Nuno Espirito Santo has said he is determined to hit the ground running after being appointed Tottenham Hotspur manager on a two-year deal on Wednesday.
Spurs have been in the market for a new manager since sacking Jose Mourinho in April. Reports claimed a number of candidates were in talks to fill the vacancy, including former manager Mauricio Pochettino, Antonio Conte, Paulo Fonseca and Gennaro Gattuso.
Now Tottenham have opted for former Wolves coach Nuno, who will get to work at the start of pre-season training on Monday when players not involved in international tournaments return to the Premier League club's training complex.
"When you have a squad with quality and talent, we want to make the fans proud and enjoy," Nuno, 47, said in a statement on the club's website. "It's an enormous pleasure and honour (to be here), there's joy and I'm happy and looking forward to starting work.
"We don't have any days to lose and we must start working immediately as pre-season starts in a few days."
The Portuguese manager guided Wolves from the Championship into the Premier League in 2018 and secured consecutive seventh-place finishes in their first two seasons back in the top-flight.
Last season saw some regression by Wolves in the Premier League with a 13th place finish as Nuno and his team struggled following the departure of some key players and the season-ending head injury of lead striker Raul Jimenez early in the campaign.
"First of all, I'd like to welcome Nuno to the club," said Spurs chairman Daniel Levy. "We should like to thank our supporters for all their patience throughout this process.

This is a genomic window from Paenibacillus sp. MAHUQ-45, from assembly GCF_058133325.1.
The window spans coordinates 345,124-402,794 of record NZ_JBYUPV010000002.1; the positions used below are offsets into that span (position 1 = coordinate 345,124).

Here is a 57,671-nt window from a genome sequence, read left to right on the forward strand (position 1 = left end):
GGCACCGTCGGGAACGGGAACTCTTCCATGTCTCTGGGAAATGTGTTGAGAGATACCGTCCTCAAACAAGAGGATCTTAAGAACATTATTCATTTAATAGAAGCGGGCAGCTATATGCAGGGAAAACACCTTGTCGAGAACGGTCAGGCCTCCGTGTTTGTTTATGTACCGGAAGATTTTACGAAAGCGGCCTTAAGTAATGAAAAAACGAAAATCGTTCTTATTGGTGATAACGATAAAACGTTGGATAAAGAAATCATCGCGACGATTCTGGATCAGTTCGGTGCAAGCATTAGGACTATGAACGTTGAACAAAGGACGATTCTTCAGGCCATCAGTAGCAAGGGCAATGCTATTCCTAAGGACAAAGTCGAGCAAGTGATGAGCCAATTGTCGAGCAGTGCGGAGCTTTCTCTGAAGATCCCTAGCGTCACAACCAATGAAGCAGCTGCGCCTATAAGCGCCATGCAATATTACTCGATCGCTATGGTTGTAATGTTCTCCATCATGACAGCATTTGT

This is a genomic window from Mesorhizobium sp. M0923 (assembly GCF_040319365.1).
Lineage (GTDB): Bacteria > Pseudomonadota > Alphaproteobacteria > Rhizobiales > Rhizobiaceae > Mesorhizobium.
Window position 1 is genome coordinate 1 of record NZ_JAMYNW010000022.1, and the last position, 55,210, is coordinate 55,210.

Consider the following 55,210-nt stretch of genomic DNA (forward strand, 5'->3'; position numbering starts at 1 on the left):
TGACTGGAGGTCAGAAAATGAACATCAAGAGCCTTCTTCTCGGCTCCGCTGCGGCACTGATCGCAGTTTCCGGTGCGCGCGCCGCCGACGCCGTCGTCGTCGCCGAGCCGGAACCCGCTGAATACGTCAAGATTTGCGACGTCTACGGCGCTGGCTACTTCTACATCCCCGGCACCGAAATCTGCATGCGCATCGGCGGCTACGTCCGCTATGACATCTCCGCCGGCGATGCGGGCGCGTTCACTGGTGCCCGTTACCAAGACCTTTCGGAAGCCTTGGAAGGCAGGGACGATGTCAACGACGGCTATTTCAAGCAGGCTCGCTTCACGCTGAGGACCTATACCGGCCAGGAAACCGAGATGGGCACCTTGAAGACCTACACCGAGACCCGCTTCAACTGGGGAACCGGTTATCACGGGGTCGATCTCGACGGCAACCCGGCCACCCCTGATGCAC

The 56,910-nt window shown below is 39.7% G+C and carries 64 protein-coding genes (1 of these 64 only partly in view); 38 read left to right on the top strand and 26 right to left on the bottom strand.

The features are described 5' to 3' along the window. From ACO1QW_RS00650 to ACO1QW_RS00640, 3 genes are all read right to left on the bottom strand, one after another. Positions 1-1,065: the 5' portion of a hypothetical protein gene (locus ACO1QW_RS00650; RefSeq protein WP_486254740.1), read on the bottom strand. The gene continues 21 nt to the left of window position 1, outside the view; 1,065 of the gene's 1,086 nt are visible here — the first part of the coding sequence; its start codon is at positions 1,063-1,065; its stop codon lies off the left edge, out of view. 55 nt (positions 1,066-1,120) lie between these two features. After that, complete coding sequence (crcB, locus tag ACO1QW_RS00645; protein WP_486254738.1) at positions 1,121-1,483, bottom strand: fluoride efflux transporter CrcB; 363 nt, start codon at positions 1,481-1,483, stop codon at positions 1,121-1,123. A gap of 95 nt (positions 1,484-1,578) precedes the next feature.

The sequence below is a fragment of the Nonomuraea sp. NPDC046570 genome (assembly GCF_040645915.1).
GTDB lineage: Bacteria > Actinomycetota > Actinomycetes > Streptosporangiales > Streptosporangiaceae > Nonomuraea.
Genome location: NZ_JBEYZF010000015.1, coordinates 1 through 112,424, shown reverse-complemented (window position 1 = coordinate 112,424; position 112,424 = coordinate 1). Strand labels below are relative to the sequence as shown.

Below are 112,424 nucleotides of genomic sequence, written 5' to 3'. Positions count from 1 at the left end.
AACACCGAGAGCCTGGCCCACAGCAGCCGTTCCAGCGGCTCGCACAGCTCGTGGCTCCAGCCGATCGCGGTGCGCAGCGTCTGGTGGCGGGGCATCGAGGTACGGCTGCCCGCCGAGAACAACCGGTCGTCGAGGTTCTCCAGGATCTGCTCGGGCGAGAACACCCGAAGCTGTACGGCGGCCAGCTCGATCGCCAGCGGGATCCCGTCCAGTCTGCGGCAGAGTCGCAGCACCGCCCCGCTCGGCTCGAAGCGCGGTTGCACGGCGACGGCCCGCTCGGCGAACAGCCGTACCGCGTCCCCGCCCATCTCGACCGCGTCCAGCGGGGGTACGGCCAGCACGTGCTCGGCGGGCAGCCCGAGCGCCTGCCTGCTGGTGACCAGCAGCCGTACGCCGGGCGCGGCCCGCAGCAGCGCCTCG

"I've spoken already about the need to revert back to our core DNA of playing attacking, entertaining football and (managing director of football) Fabio Paratici and I believe Nuno is the man who can take our talented group of players, embrace our young players coming through and build something special."
Nuno, who has previously managed Valencia and Porto, has been available since May after his four-year stint at Wolves ended.
Spurs fans will be desperate to challenge again for the Champions League places after missing out on European football's premier competition for two consecutive seasons.
They were regular top-four finishers under Pochettino, reaching the Champions League final in 2019, but have not won silverware of any description since 2008.
The club also risk losing England captain and talisman Harry Kane, who told Tottenham he wanted to leave after growing frustrated at his team's 13-year trophy drought.